What do the Russians say?
They don't like setting a precedent by redrawing boundaries in the Balkans located in Moscow's back yard. And they are paranoid about the creeping westernisation of Russia's former satellite states, as both Serbia and Kosovo (part of former Yugoslavia) are applying to join the EU.
So what's going to happen?
The most likely scenario is that Kosovo will declare independence not UDI which will be recognised by most, if not all, of the 27 EU states. The West hopes this will take place in weeks, rather than months. The plan on the table which provides guarantees for the Serb minority has overwhelming international support. But it remains to be seen whether the Europeans have the guts to stand up to Vladimir Putin's Russia.
Further reading 'Nato's Gamble: Combining Diplomacy and Airpower in the Kosovo Crisis, 1998-99', by Dag Henriksen, Naval Institute Press, 15.99
Top Un: North Korean dictator Kim Jong-Un is Maverick as he poses with all-female pilot crew of the Anti-Air Force Unit
Belle Knox: How the porn star student from Duke University became bigger than Justin Bieber
Top 10 most expensive cities in the world: Singapore named costliest place to live – but what about London?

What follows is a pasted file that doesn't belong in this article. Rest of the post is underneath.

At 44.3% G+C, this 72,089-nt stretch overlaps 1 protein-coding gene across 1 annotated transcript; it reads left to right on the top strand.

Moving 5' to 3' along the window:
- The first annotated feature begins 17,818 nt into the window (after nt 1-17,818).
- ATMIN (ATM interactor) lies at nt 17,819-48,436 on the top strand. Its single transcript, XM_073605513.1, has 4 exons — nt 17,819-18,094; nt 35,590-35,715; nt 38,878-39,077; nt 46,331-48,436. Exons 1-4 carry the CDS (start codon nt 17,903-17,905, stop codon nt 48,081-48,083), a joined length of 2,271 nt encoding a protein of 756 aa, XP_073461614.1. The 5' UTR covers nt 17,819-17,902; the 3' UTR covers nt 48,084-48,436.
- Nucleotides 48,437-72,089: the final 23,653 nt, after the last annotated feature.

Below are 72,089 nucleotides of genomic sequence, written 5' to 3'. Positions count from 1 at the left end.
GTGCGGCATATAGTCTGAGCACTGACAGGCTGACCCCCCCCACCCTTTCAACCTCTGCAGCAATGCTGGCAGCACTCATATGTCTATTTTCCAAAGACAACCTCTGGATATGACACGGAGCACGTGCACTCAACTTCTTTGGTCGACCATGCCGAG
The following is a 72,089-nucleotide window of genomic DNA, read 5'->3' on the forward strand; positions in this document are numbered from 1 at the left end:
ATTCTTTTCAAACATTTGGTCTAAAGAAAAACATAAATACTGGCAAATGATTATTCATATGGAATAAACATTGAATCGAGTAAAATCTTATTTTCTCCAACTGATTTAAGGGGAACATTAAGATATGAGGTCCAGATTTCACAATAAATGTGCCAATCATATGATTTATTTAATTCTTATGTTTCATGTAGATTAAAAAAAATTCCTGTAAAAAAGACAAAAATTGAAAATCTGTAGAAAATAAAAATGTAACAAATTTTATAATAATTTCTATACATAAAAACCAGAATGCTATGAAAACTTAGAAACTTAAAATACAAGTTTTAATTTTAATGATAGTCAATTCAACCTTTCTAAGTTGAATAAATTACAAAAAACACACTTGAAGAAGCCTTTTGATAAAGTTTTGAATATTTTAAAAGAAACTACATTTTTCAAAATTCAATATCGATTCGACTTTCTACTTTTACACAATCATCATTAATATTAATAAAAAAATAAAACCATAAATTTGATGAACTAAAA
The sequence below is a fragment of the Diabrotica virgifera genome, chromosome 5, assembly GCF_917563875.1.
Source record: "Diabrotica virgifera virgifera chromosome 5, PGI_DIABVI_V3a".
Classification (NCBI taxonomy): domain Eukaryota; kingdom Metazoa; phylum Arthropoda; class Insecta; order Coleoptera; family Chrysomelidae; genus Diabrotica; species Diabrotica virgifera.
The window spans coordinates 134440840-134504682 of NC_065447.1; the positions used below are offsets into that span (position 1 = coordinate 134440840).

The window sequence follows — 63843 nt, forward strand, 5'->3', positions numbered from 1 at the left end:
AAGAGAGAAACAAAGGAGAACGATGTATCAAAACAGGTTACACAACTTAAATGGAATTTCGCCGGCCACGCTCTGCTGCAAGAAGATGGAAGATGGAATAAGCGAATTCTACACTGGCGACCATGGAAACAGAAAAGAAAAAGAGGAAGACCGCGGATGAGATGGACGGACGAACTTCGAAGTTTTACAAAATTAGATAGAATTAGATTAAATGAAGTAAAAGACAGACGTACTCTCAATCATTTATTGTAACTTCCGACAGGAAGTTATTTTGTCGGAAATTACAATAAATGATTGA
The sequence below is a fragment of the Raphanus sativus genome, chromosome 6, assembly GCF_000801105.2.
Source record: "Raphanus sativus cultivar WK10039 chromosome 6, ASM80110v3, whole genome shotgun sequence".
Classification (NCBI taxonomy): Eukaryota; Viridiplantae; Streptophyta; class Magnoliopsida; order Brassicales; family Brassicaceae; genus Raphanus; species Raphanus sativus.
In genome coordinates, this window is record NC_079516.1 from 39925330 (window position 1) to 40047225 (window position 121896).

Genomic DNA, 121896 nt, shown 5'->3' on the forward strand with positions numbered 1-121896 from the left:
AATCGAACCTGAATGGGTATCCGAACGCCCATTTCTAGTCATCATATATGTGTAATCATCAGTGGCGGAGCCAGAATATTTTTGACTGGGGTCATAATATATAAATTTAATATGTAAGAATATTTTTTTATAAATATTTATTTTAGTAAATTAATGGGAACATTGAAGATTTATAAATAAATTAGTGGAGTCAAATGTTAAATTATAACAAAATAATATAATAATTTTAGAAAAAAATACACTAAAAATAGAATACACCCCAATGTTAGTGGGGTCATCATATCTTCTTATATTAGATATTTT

Oscar Pistorius trial: Athlete 'cheated on me' with Reeva Steenkamp, former girlfriend Samantha Taylor tells Pretoria court
Channel 4 announces two-hour TV show to be broadcast 'Live from Space' later this month
Apple's Tim Cook: Business isn’t just about making profit
Thousands of young people forced to go without food after benefits wrongly stopped under 'draconian' new sanctions regime
Ukraine crisis: New navy chief 'defects' and surrenders Crimean HQ as Putin claims ultranationalists forced intervention
Britain's top vet sparks controversy with call for ban on slashing animals' throats in 'ritual' slaughters for halal and kosher meat products
Ukraine crisis: Russia dismisses '3am ultimatum' as 'total nonsense'
If you're horrified by a flame-roasted dog, you should be shocked at a hog roast
- 1 The future of sex: The first female condoms were derided, mistrusted and shunned - but will their modern counterparts catch on?
- 2 South African rhino finally put down after roaming Kruger park for days with horn hacked off and bullet in brain
- 3 Italian pensioner hires an escort who turns out to be his son's girlfriend
- 4 Orgasm machine to deliver climax at the push of a button
- 5 Liam Neeson turned down James Bond role to marry Natasha Richardson
£12000 per annum: Inspiring Interns: A small but growing chain of boutique hot...
£12000 per annum: Inspiring Interns: The company works with Tier 1 FTSE 100 Ba...
£45 - 60k Per Annum: Charter Selection: Highly profitable leisure brand, marke...
£30000 - £50000 per annum + Highly Competitive Salary: Austen Lloyd: Residenti...